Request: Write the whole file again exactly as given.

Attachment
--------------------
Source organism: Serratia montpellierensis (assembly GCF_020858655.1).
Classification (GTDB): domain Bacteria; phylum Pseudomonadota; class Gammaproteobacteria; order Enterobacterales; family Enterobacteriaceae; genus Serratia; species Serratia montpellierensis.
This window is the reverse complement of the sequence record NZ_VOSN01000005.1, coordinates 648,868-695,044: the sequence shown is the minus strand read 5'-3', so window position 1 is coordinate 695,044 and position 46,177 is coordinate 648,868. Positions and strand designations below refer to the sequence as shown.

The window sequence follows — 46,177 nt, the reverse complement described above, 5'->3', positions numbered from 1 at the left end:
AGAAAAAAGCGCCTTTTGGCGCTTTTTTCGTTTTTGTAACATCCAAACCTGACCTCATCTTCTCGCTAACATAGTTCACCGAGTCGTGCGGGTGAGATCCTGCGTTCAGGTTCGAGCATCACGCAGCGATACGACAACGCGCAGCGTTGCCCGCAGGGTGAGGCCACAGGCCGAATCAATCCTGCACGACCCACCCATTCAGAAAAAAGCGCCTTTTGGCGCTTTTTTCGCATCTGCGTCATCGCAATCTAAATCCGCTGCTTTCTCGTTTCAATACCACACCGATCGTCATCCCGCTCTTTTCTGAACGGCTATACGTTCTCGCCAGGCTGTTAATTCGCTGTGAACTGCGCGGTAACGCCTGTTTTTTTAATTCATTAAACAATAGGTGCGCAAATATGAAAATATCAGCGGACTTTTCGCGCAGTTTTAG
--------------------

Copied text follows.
Source organism: Serratia montpellierensis (assembly GCF_020858655.1).
Classification (GTDB): domain Bacteria; phylum Pseudomonadota; class Gammaproteobacteria; order Enterobacterales; family Enterobacteriaceae; genus Serratia; species Serratia montpellierensis.
This window is the reverse complement of the sequence record NZ_VOSN01000005.1, coordinates 648,868-695,044: the sequence shown is the minus strand read 5'-3', so window position 1 is coordinate 695,044 and position 46,177 is coordinate 648,868. Positions and strand designations below refer to the sequence as shown.

The window sequence follows — 46,177 nt, the reverse complement described above, 5'->3', positions numbered from 1 at the left end:
AGAAAAAAGCGCCTTTTGGCGCTTTTTTCGTTTTTGTAACATCCAAACCTGACCTCATCTTCTCGCTAACATAGTTCACCGAGTCGTGCGGGTGAGATCCTGCGTTCAGGTTCGAGCATCACGCAGCGATACGACAACGCGCAGCGTTGCCCGCAGGGTGAGGCCACAGGCCGAATCAATCCTGCACGACCCACCCATTCAGAAAAAAGCGCCTTTTGGCGCTTTTTTCGCATCTGCGTCATCGCAATCTAAATCCGCTGCTTTCTCGTTTCAATACCACACCGATCGTCATCCCGCTCTTTTCTGAACGGCTATACGTTCTCGCCAGGCTGTTAATTCGCTGTGAACTGCGCGGTAACGCCTGTTTTTTTAATTCATTAAACAATAGGTGCGCAAATATGAAAATATCAGCGGACTTTTCGCGCAGTTTTAG